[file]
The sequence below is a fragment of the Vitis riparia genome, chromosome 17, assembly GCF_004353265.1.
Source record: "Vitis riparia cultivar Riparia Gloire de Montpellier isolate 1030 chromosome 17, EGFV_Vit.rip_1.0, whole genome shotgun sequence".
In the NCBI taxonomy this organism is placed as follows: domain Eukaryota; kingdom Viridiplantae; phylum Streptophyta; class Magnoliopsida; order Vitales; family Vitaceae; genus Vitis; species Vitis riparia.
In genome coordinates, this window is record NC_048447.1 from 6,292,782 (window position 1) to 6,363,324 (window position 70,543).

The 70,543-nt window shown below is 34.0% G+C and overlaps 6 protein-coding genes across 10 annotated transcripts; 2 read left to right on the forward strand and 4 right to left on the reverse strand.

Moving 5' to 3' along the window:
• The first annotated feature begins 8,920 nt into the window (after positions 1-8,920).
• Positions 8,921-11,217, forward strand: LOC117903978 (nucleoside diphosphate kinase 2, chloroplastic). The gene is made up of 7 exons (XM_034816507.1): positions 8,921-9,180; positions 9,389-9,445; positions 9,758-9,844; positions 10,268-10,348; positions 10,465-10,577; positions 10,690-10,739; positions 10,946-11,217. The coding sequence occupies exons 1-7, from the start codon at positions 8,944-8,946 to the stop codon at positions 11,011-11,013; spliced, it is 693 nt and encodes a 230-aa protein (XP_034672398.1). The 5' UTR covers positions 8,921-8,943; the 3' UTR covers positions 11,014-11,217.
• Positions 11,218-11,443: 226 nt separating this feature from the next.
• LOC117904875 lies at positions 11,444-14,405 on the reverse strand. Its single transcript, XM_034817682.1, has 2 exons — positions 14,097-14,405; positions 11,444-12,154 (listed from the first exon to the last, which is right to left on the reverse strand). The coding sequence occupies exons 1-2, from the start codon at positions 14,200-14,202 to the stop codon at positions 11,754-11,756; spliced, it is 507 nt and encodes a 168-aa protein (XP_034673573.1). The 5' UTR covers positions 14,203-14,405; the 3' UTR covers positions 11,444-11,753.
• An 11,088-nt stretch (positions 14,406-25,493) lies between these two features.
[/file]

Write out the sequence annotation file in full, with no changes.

The sequence below is a fragment of the Vitis riparia genome, chromosome 17, assembly GCF_004353265.1.
Source record: "Vitis riparia cultivar Riparia Gloire de Montpellier isolate 1030 chromosome 17, EGFV_Vit.rip_1.0, whole genome shotgun sequence".
In the NCBI taxonomy this organism is placed as follows: domain Eukaryota; kingdom Viridiplantae; phylum Streptophyta; class Magnoliopsida; order Vitales; family Vitaceae; genus Vitis; species Vitis riparia.
In genome coordinates, this window is record NC_048447.1 from 6,292,782 (window position 1) to 6,363,324 (window position 70,543).

The 70,543-nt window shown below is 34.0% G+C and overlaps 6 protein-coding genes across 10 annotated transcripts; 2 read left to right on the forward strand and 4 right to left on the reverse strand.

Moving 5' to 3' along the window:
• The first annotated feature begins 8,920 nt into the window (after positions 1-8,920).
• Positions 8,921-11,217, forward strand: LOC117903978 (nucleoside diphosphate kinase 2, chloroplastic). The gene is made up of 7 exons (XM_034816507.1): positions 8,921-9,180; positions 9,389-9,445; positions 9,758-9,844; positions 10,268-10,348; positions 10,465-10,577; positions 10,690-10,739; positions 10,946-11,217. The coding sequence occupies exons 1-7, from the start codon at positions 8,944-8,946 to the stop codon at positions 11,011-11,013; spliced, it is 693 nt and encodes a 230-aa protein (XP_034672398.1). The 5' UTR covers positions 8,921-8,943; the 3' UTR covers positions 11,014-11,217.
• Positions 11,218-11,443: 226 nt separating this feature from the next.
• LOC117904875 lies at positions 11,444-14,405 on the reverse strand. Its single transcript, XM_034817682.1, has 2 exons — positions 14,097-14,405; positions 11,444-12,154 (listed from the first exon to the last, which is right to left on the reverse strand). The coding sequence occupies exons 1-2, from the start codon at positions 14,200-14,202 to the stop codon at positions 11,754-11,756; spliced, it is 507 nt and encodes a 168-aa protein (XP_034673573.1). The 5' UTR covers positions 14,203-14,405; the 3' UTR covers positions 11,444-11,753.
• An 11,088-nt stretch (positions 14,406-25,493) lies between these two features.